Gather all of your gal pals, warm up the waffle-maker and mark your calendars for Galentine's Day on February 13. In a season that's so focused on romantic love, those who don't have someone to cuddle with on the big 1-4 might feel a little forlorn at the constant reminders of their singlehood. That's where this most joyful holiday comes into play. Whether you're gleefully single, happily coupled or somewhere in between, taking a day to recognize the importance of friendship can only help strengthen some of the most important relationships in our lives.
As the goddess Bette Midler sings, you gotta have friends — and there's science behind the sentiment. According to the Mayo Clinic, not only do strong friendships provide a sense of belonging and purpose, improve our self-confidence, lower stress and help us cope with trauma and life challenges, there are physical benefits too. A strong social network may also reduce the risk of high blood pressure, decrease depression and even help us live longer lives.
When it comes to friendship, the quality of your relationships matters more than how many people you've got in your contact list. According to research from Psychology and Aging, older adults tend to be more selective in their friendships, but also reported that their smaller circles held more meaningful connections. Those who put time and energy into really cultivating a few deep bonds said they were happier and more satisfied, overall. One of the best ways of doing that? Events like Galentine's Day that let the crew bask in each other's light, even if this year's celebration has to take place from afar. So what is Galentine's Day, exactly? Here's the full breakdown.
Why is it called Galentine's Day, and who started it?
We have Amy Poehler's Parks and Recreation character Leslie Knope to thank for Galentine's Day. She debuted the holiday in a 2010 episode to celebrate her own female friends on Feb. 13, otherwise known as Valentine's Day eve. As Leslie put it:
“Every February 13, my ladyfriends and I leave our husbands and our boyfriends at home, and we just come and kick it, breakfast-style. Ladies celebrating ladies. It’s like Lilith Fair, minus the angst. Plus frittatas.”
In that episode, Leslie showers her friends Ann Perkins (Rashida Jones), Donna Meagle (Retta), April Ludgate (Aubrey Plaza), Leslie's mom Marlene Griggs-Knope (Pamela Reed) and several others with gifts like handmade mosaics of their faces, crocheted flower pens and 5,000-word essays on why she loves them so much. They drink mimosas and, because this is Leslie we're talking about, eat breakfast food while the hostess goes totally over-the-top with her expressions of love.
What's the best way to celebrate Galentine's Day?
Let me get real here for a second: I'd never watched Parks and Recreation until I marathoned it for the first time last March. So it wasn't until recently that I understood why people go all in for the show. But once I did, I immediately saw my own friendships (not to mention my former county government workplace) onscreen. And Galentine's Day is no exception. But even I can admit Leslie's execution goes a little too far for anyone's comfort, viewer included. If you decide to celebrate Galentine's Day yourself, feel free to dial it back a notch or 10.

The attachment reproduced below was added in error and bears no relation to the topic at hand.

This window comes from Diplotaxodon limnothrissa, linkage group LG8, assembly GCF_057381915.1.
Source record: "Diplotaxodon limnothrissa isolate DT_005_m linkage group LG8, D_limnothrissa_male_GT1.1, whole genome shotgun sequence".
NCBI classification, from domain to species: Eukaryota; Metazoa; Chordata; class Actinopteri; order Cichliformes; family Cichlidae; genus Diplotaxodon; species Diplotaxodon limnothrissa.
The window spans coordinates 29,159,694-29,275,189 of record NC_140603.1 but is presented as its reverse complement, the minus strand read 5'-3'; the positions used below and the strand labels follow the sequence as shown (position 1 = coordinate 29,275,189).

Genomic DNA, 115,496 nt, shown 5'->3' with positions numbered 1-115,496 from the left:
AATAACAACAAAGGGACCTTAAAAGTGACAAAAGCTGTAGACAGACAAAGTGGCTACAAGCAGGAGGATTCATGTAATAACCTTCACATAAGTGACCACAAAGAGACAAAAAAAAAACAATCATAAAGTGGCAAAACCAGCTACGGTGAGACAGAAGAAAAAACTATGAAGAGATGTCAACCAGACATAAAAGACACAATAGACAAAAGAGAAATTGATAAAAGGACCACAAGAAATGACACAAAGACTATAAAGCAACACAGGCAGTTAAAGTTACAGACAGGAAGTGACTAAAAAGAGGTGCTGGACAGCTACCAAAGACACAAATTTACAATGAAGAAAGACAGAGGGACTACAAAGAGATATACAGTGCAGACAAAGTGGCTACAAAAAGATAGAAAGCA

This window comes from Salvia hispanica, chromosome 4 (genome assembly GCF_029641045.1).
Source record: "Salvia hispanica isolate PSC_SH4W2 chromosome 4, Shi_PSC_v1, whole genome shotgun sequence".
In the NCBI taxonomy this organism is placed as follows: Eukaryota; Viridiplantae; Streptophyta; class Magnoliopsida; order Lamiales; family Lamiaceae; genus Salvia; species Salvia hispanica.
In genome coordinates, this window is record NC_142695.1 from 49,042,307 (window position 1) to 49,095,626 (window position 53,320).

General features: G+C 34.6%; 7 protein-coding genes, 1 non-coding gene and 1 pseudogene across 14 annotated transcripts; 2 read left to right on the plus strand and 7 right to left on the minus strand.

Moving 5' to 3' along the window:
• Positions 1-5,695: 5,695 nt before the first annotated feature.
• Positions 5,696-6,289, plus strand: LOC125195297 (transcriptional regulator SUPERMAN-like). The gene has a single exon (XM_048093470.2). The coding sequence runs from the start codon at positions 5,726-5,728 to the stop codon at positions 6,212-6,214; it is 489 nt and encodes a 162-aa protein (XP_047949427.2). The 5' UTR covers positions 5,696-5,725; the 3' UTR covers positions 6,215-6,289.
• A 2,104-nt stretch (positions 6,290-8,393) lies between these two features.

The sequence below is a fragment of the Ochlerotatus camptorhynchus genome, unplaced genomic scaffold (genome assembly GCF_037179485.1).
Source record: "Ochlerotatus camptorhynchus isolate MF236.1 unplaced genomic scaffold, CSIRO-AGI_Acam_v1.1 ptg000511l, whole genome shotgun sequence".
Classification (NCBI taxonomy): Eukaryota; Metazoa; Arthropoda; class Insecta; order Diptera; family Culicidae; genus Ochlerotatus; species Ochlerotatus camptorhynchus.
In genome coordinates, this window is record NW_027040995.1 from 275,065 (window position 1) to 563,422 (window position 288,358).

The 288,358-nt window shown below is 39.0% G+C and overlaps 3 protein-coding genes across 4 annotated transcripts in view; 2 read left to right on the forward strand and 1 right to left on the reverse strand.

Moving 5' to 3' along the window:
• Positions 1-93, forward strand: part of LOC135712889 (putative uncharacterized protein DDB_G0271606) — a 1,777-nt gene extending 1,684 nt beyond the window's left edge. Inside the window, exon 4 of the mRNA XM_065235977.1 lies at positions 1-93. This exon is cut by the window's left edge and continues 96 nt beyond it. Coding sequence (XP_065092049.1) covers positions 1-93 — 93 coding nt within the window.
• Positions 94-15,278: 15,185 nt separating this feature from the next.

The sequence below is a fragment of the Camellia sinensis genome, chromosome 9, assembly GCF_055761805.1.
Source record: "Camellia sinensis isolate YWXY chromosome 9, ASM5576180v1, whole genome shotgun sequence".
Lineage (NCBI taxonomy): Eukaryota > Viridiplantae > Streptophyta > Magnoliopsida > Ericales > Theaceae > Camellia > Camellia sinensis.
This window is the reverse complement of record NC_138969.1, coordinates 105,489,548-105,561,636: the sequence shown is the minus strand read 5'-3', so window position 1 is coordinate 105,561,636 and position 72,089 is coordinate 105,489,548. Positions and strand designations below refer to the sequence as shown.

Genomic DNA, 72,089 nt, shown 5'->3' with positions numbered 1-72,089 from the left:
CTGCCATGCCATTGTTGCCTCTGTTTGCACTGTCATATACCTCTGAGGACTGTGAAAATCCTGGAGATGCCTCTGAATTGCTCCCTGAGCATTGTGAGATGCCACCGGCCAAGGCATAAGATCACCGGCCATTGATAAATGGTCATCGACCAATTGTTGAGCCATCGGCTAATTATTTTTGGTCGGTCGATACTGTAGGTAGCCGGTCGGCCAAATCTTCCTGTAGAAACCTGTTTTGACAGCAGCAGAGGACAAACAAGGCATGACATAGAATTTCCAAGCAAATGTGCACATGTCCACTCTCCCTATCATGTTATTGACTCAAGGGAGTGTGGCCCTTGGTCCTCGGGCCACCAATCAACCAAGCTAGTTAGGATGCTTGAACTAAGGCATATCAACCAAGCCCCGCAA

Brunch is traditional, in the sense that a holiday started by a fictional character can have traditions, because Leslie loves breakfast food almost as much as she loves her besties. But this year especially, some of us might have to get a little creative. Think a rom-com movie night via video chat with face masks and DIY mani-pedis, a friends-only socially distanced outing, or even making desserts together from afar. If you've never watched a sappy movie from your respective couches with your best buds on the phone, you've got to try it. Just don't forget the sugary snacks.
You can also send out Galentine's Day cards, share a Galentine's Day quote, or buy your friend a cute Galentine's Day gift. The only rule is that you spend your Galentine's Day celebrating each other, no significant others allowed.
So, is Galentine's Day a national holiday?
It would be excellent if it was, but sorry — Galentine's Day isn't a national holiday any more than Valentine's Day is. But according to research by lingerie brand Boux Avenue, searches for Galentine's Day have increased 400% since 2015, while Valentine's Day has decreased by 55%. So, take from that what you will.
If you're not the DIY type, you no longer have to subject your friends to your tragic craft attempts. Major retailers like Target and Walmart stock Galentine's Day merch, and a whole slew of independent stores do, too. Cynically, that's probably a move to hook customers who have cooled on the idea of buying for Valentine's Day. A 2019 report from the National Retail Federation suggested that fewer people shell out for Valentine's Day — only 51% of Americans reported that they planned to recognize it last year. But hey, when the shoppies hit, you could do worse than buying your best pal something sweet.
Who can celebrate?
Probably the biggest argument against Galentine's Day is that it's exclusionary, and that makes sense. Lots of us don't have a whole #squad of gal pals living nearby, or prefer to kick it with people of all genders. And to that, we say to heck with the idea that Galentine's is just for ladies. It's all about sharing your affection for the people you're not romantically partnered with and love knows no genders. Your Galentine's fete can include women, men, trans and nonbinary folks, or anyone you consider a cherished friend. Just so long as they like waffles.
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